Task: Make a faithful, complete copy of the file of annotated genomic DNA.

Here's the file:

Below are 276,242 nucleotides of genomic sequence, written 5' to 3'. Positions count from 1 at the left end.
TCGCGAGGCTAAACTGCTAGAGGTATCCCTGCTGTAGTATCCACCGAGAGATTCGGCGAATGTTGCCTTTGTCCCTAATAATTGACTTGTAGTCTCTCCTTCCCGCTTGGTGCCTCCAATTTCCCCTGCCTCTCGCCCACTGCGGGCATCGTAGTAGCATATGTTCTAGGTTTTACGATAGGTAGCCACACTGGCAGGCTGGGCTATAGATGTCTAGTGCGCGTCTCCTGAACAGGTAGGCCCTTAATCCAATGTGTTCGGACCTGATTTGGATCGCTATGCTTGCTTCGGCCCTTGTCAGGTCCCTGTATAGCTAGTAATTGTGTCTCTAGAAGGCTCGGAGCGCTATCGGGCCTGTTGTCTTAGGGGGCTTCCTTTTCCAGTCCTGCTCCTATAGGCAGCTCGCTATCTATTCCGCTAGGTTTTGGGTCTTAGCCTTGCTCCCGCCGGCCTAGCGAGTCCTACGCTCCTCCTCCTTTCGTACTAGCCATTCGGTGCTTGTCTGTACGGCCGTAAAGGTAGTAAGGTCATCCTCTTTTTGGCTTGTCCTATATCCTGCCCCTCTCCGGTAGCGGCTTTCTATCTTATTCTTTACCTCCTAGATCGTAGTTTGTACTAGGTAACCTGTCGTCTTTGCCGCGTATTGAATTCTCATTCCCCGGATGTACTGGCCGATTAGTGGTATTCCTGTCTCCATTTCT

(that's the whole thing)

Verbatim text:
Below are 276,242 nucleotides of genomic sequence, written 5' to 3'. Positions count from 1 at the left end.
TCGCGAGGCTAAACTGCTAGAGGTATCCCTGCTGTAGTATCCACCGAGAGATTCGGCGAATGTTGCCTTTGTCCCTAATAATTGACTTGTAGTCTCTCCTTCCCGCTTGGTGCCTCCAATTTCCCCTGCCTCTCGCCCACTGCGGGCATCGTAGTAGCATATGTTCTAGGTTTTACGATAGGTAGCCACACTGGCAGGCTGGGCTATAGATGTCTAGTGCGCGTCTCCTGAACAGGTAGGCCCTTAATCCAATGTGTTCGGACCTGATTTGGATCGCTATGCTTGCTTCGGCCCTTGTCAGGTCCCTGTATAGCTAGTAATTGTGTCTCTAGAAGGCTCGGAGCGCTATCGGGCCTGTTGTCTTAGGGGGCTTCCTTTTCCAGTCCTGCTCCTATAGGCAGCTCGCTATCTATTCCGCTAGGTTTTGGGTCTTAGCCTTGCTCCCGCCGGCCTAGCGAGTCCTACGCTCCTCCTCCTTTCGTACTAGCCATTCGGTGCTTGTCTGTACGGCCGTAAAGGTAGTAAGGTCATCCTCTTTTTGGCTTGTCCTATATCCTGCCCCTCTCCGGTAGCGGCTTTCTATCTTATTCTTTACCTCCTAGATCGTAGTTTGTACTAGGTAACCTGTCGTCTTTGCCGCGTATTGAATTCTCATTCCCCGGATGTACTGGCCGATTAGTGGTATTCCTGTCTCCATTTCT